Most acute and critically ill patients experience pain during their care. Pain management remains a daily challenge to care teams because high levels of pain are often reported by these patients, and a significant proportion of acute and critically ill patients cannot communicate. Adequate treatment of acute pain based on a multimodal analgesic approach is essential to provide appropriate pain relief to patients, to optimize their recovery, and to prevent chronic pain development. Indeed, acute pain is an important risk factor for chronic pain, both of which have substantial impact on quality of life and daily functioning. Also, the use of opioids in the treatment of acute pain is not without risks; it can lead to long-term use, misuse, and opioid use disorder (OUD), which adds to the challenges of pain management.1  The opioid crisis in North America24  has become a global health priority. Safe use of opioids and prevention of opioid-related deaths and harms are essential to providing safe and optimal care to patients and families.

In this series of 7 articles based on the most up-to-date evidence, we address important challenges and major gaps related to pain management in acute and critically ill patients. The first article, by Mélanie Bérubé, is a review of acute to chronic pain transition and its prevention, which is a high priority of the Institute of Medicine of the National Academies.5  Bérubé describes the pathophysiology, epidemiology, risk factors, and consequences of acute to chronic pain transition as well as the role of nurses in preventive interventions in acute and critically ill patients. The second article, by Barbara St. Marie, describes the assessment of a patient’s risk for OUD and opioid misuse using validated tools and other strategies to monitor ongoing opioid misuse. In the third article, Peggy Compton discusses strategies for effective acute pain management in patients on medication-assisted therapy, an evidence-based approach for the treatment of OUD.

The next four articles in the series examine the evidence available on pain management in critically ill adults and address complex topics and major gaps highlighted in clinical practice guidelines related to pain management.6  The fourth article, by Carmen Mabel Arroyo-Novoa and colleagues, addresses iatrogenic withdrawal syndrome (IWS) related to the use of opioids and benzo-diazepines in critically ill adults. They describe identification of risk factors, assessment of withdrawal symptoms, and a clinical approach to preventing and treating IWS. The fifth article, by Céline Gélinas and colleagues, provides an updated comprehensive review and psychometric analysis of 13 behavioral pain assessment tools for use in noncommunicative critically ill adults. Psychometric evidence evolves rapidly as more validation studies are published; this updated review provides useful information to nurses and care teams to guide them in the selection of robust valid tools for clinical practice. This psychometric analysis is also aligned with the International Association for the Study on Pain’s 2019 Global Year Against Pain in the Most Vulnerable.7  The sixth article, by Geraldine Martorella, is a scoping review of the characteristics of nonpharmacologic interventions for pain management in the intensive care unit (ICU). These interventions are part of a multimodal analgesic approach, and their use is strongly recommended in clinical practice guidelines6  and in the ICU Liberation Bundle8  because they are simple and safe to use, and can be initiated by nurses. Finally, the last article of the series, by Emilie Gosselin and Melissa Richard-Lalonde, addresses the role of the family in the assessment and management of pain in critically ill adults. In this descriptive review, Gosselin and Richard-Lalonde examine the available evidence and discuss implications for clinical practice, education, and future research.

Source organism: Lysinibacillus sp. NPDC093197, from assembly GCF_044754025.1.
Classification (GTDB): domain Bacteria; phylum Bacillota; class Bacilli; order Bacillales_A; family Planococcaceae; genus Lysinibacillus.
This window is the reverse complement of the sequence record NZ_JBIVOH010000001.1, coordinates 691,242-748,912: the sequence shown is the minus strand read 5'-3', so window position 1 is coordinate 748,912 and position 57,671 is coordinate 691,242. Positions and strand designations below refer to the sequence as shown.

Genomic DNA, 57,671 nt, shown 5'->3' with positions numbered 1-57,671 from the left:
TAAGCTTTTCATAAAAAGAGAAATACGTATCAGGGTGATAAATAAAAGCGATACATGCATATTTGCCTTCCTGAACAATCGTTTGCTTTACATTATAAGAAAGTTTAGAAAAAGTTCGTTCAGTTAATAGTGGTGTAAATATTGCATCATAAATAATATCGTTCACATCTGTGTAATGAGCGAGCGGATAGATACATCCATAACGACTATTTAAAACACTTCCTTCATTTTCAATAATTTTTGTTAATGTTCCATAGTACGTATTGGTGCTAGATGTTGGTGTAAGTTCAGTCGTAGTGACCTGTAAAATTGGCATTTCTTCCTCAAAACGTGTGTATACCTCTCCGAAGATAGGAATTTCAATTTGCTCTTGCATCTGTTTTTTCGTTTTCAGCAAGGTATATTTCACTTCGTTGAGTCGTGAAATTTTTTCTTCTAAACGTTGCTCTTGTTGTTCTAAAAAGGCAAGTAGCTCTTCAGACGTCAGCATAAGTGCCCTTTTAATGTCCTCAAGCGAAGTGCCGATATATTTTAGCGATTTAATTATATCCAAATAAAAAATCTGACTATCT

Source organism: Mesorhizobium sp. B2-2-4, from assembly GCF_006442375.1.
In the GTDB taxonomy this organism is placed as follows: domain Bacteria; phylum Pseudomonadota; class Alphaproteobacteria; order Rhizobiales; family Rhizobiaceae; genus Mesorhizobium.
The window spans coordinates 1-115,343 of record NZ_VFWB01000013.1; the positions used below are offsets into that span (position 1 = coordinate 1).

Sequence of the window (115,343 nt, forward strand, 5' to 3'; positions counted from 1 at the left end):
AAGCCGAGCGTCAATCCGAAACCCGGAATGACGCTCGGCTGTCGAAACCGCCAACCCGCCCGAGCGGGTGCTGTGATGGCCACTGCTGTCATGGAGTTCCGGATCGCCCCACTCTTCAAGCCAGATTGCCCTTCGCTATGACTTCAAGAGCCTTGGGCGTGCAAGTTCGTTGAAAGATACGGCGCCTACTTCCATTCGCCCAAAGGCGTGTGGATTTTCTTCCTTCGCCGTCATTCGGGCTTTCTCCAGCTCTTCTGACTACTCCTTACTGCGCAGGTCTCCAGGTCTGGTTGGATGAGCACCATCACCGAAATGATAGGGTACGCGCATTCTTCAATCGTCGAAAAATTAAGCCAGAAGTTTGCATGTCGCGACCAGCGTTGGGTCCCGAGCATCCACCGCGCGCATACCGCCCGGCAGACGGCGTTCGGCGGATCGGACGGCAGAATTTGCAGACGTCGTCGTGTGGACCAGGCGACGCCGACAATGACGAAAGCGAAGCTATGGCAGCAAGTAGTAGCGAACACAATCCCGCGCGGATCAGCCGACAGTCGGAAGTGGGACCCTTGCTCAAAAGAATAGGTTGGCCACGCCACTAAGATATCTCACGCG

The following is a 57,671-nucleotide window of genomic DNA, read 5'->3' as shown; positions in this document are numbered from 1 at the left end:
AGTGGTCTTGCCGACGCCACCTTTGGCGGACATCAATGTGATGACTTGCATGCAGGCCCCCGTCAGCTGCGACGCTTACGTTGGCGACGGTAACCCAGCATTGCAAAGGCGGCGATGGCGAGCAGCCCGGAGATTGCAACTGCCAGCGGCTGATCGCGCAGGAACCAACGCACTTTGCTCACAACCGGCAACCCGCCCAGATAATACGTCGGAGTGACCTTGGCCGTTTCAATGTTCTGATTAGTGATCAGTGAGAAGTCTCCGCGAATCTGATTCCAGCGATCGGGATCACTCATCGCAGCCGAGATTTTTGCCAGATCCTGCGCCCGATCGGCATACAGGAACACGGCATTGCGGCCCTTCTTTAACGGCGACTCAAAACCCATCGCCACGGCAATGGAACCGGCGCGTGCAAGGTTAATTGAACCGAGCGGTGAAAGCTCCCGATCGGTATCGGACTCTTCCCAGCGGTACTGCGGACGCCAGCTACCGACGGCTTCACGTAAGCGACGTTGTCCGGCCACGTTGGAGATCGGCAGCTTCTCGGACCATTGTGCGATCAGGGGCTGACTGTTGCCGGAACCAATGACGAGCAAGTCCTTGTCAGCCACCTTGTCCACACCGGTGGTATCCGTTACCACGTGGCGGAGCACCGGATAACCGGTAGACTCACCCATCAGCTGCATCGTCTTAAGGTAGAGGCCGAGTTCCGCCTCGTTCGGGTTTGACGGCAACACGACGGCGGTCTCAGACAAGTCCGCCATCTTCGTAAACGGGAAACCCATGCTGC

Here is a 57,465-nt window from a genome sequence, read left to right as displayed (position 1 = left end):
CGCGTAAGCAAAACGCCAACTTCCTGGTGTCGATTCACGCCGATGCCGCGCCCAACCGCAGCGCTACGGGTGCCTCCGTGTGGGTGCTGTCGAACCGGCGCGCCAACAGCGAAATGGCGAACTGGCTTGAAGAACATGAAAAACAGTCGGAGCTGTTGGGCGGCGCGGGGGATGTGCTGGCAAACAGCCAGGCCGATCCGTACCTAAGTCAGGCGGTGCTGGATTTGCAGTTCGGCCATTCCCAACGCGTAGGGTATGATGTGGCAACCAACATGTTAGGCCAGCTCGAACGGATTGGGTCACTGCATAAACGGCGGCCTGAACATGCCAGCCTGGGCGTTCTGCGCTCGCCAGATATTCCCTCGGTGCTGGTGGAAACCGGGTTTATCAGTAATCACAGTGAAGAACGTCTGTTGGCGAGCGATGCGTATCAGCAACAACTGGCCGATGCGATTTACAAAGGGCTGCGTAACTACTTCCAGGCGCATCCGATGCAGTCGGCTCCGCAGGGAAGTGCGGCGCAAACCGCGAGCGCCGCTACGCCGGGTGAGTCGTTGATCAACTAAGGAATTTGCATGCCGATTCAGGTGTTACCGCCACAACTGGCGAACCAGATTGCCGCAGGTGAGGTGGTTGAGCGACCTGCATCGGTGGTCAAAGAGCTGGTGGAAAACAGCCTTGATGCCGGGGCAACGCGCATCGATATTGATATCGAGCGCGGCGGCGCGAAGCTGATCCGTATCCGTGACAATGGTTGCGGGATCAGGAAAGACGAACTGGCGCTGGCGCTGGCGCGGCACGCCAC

This series on pain management challenges led by US and Canadian authors is unique and timely. Indeed, it offers important updates on key topics as well as relevant assessment tools, strategies, and interventions for nurses and care teams to use and to help them provide the best and safest care to patients and families.

REFERENCES

REFERENCES
1
Stamenkovic
DM
,
Laycock
H
,
Karanikolas
M
, et al
.
Chronic pain and chronic opioid use after intensive care discharge—is it time to change practice?
Front Pharmacol
.
2019
;
10
(
23
):
1
13
. doi:
2
Belzak
L
,
Halverson
J
.
The opioid crisis in Canada: a national perspective
.
Health Promot Chronic Dis Prev Can
.
2018
;
38
(
6
):
224
233
. doi:
3
Stevens
JP
,
Wall
MJ
,
Novack
L
, et al
.
The critical care crisis of opioid overdoses in the United States
.
Annals ATS
.
2017
;
14
(
12
):
1803
1809
.
4
National Institute on Drug Abuse
.
Opioid overdose crisis
. . Accessed September 30, 2019.
5
Institute of Medicine of the National Academies
.
Relieving Pain in America: A Blueprint for Transforming Prevention, Care, Education, and Research
.
Washington, DC
:
National Academies Press
;
2011
.
6
Devlin
JW
,
Skrobik
Y
,
Gélinas
C
, et al
.
Clinical practice guidelines for the prevention and management of pain, agitation/sedation, delirium, immobility, and sleep disruption in adult patients in the ICU
.
Crit Care Med
.
2018
;
46
(
9
):
e825
e873
. doi:
7
International Association for the Study on Pain
.
2019 global year against pain in the most vulnerable
. . Accessed September 30, 2019.
8
Holden
DN
,
Retelski
J
.
The ICU liberation bundle: an emphasis on nonpharmacologic intervention
.
Critical Connections
.
August
2019
. . Accessed September 30, 2019.

Footnotes

The author declares no conflicts of interest.